Sweden Considers Oxygen Injection For Baltic Sea
20 December 2008
The Swedish National Environmental Protection Agency (Naturvårdsverket) and the Swedish Research Council (Vetenskapsrådet) are contributing about 20 million SEK (US$2.6 million) toward a pilot project to inject oxygen into the seabed of the Baltic Sea.
The study will be conducted by researchers from the University of Gothenburg. The experiment, called “Box”, was inspired by a temporary increase in oxygen levels as deep as 120 meters below the surface of the sea when phosphorous levels dropped in the 1990s.
Seven of the world’s ten largest marine dead zones—areas of oceans or seas with markedly diminished oxygen levels—are in the Baltic Sea, which was declared a Particularly Sensitive Sea Area (PSSA) by the International Maritime Organization (IMO) in 2005. Baltic Sea states adopted the HELCOM Baltic Sea Action Plan (BSAP) in 2007, intended to “drastically reduce pollution to the Baltic Sea and restore its good ecological status by 2021.” Governments are expected to present national action plans to carry out the objectives of the BSAP by 2010.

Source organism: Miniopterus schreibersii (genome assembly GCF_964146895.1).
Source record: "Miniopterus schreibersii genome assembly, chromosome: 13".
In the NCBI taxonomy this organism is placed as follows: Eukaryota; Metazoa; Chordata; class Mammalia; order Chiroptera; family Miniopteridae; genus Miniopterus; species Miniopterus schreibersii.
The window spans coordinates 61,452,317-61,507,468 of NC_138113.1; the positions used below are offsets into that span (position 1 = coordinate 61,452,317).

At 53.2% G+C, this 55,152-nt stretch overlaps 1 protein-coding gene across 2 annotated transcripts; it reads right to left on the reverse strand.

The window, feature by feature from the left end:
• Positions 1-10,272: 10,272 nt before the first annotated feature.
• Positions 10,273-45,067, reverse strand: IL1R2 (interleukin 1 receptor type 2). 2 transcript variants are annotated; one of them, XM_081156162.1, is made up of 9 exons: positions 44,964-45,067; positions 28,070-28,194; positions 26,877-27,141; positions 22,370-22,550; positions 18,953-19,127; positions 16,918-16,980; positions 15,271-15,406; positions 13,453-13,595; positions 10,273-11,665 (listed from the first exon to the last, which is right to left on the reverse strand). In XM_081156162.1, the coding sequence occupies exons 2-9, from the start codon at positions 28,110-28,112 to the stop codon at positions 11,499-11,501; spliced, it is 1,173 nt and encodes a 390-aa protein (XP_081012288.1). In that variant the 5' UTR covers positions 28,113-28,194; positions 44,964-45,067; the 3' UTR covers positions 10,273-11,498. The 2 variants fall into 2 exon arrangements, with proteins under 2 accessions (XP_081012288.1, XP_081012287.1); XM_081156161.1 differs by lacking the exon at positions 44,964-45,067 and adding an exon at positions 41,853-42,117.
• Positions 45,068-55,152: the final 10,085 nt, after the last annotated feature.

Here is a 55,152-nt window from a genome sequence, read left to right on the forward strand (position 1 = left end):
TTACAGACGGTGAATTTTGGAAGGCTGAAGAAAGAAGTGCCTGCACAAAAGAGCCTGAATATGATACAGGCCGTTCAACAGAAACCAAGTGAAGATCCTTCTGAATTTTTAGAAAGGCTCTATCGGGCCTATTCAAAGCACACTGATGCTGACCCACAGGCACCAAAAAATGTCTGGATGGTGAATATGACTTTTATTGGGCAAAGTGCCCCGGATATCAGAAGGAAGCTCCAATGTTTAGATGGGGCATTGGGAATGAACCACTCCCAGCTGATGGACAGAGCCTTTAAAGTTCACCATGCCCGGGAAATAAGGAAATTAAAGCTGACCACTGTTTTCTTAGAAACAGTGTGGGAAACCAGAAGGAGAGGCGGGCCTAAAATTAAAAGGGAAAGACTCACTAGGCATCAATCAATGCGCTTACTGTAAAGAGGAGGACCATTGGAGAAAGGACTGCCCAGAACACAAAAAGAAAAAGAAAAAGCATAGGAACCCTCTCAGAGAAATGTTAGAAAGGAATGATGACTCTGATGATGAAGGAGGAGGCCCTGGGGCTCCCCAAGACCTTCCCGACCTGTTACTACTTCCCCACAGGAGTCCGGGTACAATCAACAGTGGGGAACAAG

|WWF Baltic Scorecard. Click to enlarge.|
In August, World Wildlife Fund (WWF) Sweden issued a statement warning of a “total collapse of the entire ecosystem” within the sea if eutrophication were allowed to spread. The WWF’s 2008 Baltic Sea Scorecard gave overall failing marks to virtually all Baltic Sea countries after reviewing environmental indicators such as biodiversity, eutrophication, and hazardous substances. In May, Naturvårdsverket warned that “drastic measures” would be needed to save the Baltic, which is semi-enclosed, with areas now hypoxic year- round (earlier post).
I am not in favor of this type of engineering that can have uncontrolled edge effects, they should rather focus on reducing the amount of phosphorus and nitrogen that pollutes the sea
Posted by: Treehugger | 20 December 2008 at 08:34 AM
Birdshot into elephant ass..
Posted by: Andrey Levin | 21 December 2008 at 04:00 AM
If they also reduce pollution going into the Baltic sea, then the water might recover.
But putting in some oxygen (presumably by using an air bubble system) will provide some quick help.
Posted by: John Taylor | 23 December 2008 at 07:29 AM